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October 20, 2013

Libya Unsettled Two Years After Gadhafi Death

by Jamie Dettmer

Libyans on Sunday marked the second anniversary of the death of Colonel Moammar Gadhafi, whose killing by rebels ended the Libyan uprising against the longtime dictator.  But despite the celebratory flag-waving and fireworks, the transition from autocracy to democracy is proving harder than they expected.

Libyan celebrations are always loud affairs with fireworks, blaring patriotic music and militiamen letting off bursts of automatic gunfire, and today the young especially are pleased to party to mark the second anniversary of the death of Col. Moammar Gadhafi.

Nabila, a 22-year-old student, was out with friends in Tripoli’s Martyrs’ Square.
 
“Today means everything for Libyans, especially for me," Nabila said. "I am so happy for this day. Because everybody going his flag on her flag and going and say 'this is the revolution, this is the freedom for Libya.' ”
 
But away from scenes of mainly youthful revelry with young men and women seizing a rare chance to mingle freely, many Libyans are worried.

They knew there would be missteps and mishaps but since last year’s anniversary the country has been roiled by lawlessness. The French embassy has been bombed and other foreign missions attacked and Libya has been governed as much by unruly, self-willed revolutionary militias as by elected albeit squabbling politicians. Earlier this month, gunmen kidnapped the prime minister, if only briefly.     
The surge in drug use and crime worries Libyan journalist Ashraf Abdul Wahab.
 
“I am feeling that Libya gets crushed in a wall or something like that because there were no security at the moment," Abdul Wahab said. "And I am feeling that the government is very weak. And the government must do very good steps about the security issue in Libya.”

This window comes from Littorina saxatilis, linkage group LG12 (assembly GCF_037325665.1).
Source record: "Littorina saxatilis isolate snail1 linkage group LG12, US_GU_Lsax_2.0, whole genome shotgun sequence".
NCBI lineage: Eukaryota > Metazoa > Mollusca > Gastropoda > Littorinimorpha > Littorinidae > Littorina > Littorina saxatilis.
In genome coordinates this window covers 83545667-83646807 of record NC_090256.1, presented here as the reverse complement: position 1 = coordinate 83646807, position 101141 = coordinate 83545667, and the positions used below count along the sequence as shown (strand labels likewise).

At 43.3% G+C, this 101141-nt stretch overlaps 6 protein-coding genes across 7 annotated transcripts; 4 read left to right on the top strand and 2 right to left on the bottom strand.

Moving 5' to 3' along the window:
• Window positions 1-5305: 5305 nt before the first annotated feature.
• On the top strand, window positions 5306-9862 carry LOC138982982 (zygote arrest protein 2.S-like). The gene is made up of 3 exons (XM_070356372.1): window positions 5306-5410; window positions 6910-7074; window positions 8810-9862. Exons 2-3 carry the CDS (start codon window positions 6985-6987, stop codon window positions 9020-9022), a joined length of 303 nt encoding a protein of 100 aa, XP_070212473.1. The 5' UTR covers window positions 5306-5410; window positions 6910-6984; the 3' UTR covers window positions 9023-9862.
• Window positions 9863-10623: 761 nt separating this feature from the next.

Optimism remains

But taking measures isn’t so easy. Prime Minister Ali Zeidan has asked for Western assistance in training militiamen to become soldiers but in the past two years plans to set up a national army have come and gone, floundering on militia resistance. Zeidan has been able to do little in the face of a months-long blockade by militias of oilfields and seaports.  

Is it all doom and gloom? Mother-of-three Holima Elhaj says most Libyans are not in a celebratory mood. They are fearful of the rampant lawlessness and frustrated by the high cost of living, but she says there is one good thing worth noting.
 
“People are very happy they can speak freely. With the previous regime no one could say a word,” said Elhaj.  
 
Now at least they can complain but some lawmakers think Libyans should be more understanding, and patient about the pace of change, says lawmaker Mohammad Saad.

“The people they think that as we have money we can do anything quickly, that is how they think, as you have money in your pocket so you can buy anything you want,” said Saad. "For the individuals okay but for country you have to build the laws, you have to put the right people in the right position and you have to make the planning for things, it is not easy.”

On this anniversary, mixed in with the celebration, there is foreboding. Civil society activist Leila says she tries to remain confident but harbors doubts.

“We are trying to be optimistic, hopefully, maybe. But personally I am not sure,” said Leila.

Today Libyans will try to quell their worries, but in the east in Benghazi, widespread violence broke out after the assassination of a military police commander Friday,  adding to the sense of foreboding.